Though Dodge and Burn is included with Aperture 2 it is actually a plugin so when you select it in the menu your image opens up in a new window.  It’s much like sending the image to an external editor except that it’s more tightly integrated with Aperture.  The name Dodge and Burn comes from the darkroom technique of using a card to dodge (lighten) or burn (darken) select areas of a photo print while it is in the chemical bath to manipulate the exposure of the photograph.  The Dodge and Burn plugin in Aperture 2 allows you to do the same thing with your mouse, no noxious chemicals required.  The great thing about the D&B plugin is that it not only allows you to adjust light/dark but a half-dozen other effects as well, including saturation (see screen grab below).
dodge_and_burn_menu_2

 

By playing with this tool you’ll quickly learn how to manipulate the color saturation in certain areas of your image while leaving other areas in their natural state (or manipulating those areas in a different way).  Here are some examples (all images can be clicked to embiggen).

I took some photos at a friend’s wedding last year.  They were married in Golden Gate Park and the grass and trees were a vibrant green.  I found that even though I had a fairly shallow depth of field that threw the background out of focus the vibrant color of the plants was distracting the eye from the important parts of the image (the bride and groom!).  
mukh_1_thumb wedding photo edit

I wanted to reduce the saturation of the plants and people behind my subjects to separate the bride and groom from the background.  However, I couldn’t simply reduce the saturation in the whole image because I certainly didn’t want to take away from the bride’s amazing gown.  So I turned to the Dodge and Burn plugin.  Using the Desaturate setting I ‘painted’ desaturation onto the background.  It took a little time but I loved the results:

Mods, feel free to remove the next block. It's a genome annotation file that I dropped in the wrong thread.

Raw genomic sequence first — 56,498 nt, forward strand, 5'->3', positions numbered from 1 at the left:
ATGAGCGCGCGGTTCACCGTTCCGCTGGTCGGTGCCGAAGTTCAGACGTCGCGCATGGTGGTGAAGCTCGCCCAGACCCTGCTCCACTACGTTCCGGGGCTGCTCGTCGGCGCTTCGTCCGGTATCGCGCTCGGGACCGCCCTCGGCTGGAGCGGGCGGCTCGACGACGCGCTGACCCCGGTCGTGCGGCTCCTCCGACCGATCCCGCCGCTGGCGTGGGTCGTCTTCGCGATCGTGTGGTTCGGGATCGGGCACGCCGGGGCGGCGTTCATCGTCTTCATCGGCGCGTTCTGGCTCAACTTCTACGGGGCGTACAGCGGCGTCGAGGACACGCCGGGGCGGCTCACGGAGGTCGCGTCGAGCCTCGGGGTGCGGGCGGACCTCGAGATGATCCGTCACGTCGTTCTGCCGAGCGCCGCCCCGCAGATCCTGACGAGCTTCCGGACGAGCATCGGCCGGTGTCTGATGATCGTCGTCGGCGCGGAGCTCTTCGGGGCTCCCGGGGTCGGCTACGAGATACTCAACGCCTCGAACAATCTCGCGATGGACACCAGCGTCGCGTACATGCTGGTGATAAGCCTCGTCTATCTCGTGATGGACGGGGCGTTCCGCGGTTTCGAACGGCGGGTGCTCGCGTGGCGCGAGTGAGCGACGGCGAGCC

wedding photo edit 2

By applying the same effect to all the photos a consistent look can be achieved which can really tie an album together (much like a good rug ties the room together).  Here are a few more examples of using the Dodge and Burn plugin to desaturate the background while leaving the subjects vibrant:

Before: 
Wedding Photo Before being Edited
After:
 After Editing the Photograph

Now here’s one final example that has a similar look but was produced using a slightly different method.  Instead of using the D&B plugin to desaturate the background in this photograph I first reduced the color by adjusting the saturation and vibrancy sliders in Aperture:
Before Editing Photo in Apeture

Then I sent the image to the Dodge and Burn plugin and using the Saturate setting I added color back into the photograph by carefully painting the bride’s dress and the flower lei each is wearing.
After Editing the Photo in Apeture

Spend some time with the Dodge and Burn plugin and I think you’ll find it can do some interesting things to your photographs.  These are the same techniques you will learn in this summer’s Digital Photography and Photoshop courses at Digital Media Academy.

Or, you can learn Photoshop with DMA on a Final Cut Pro and Photoshop Cruise this summer! Learn more about DMA on the Sea!

dma on the sea : final cut pro and photoshop cruise

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posted by DMA Jordan in News Blog and have No Comments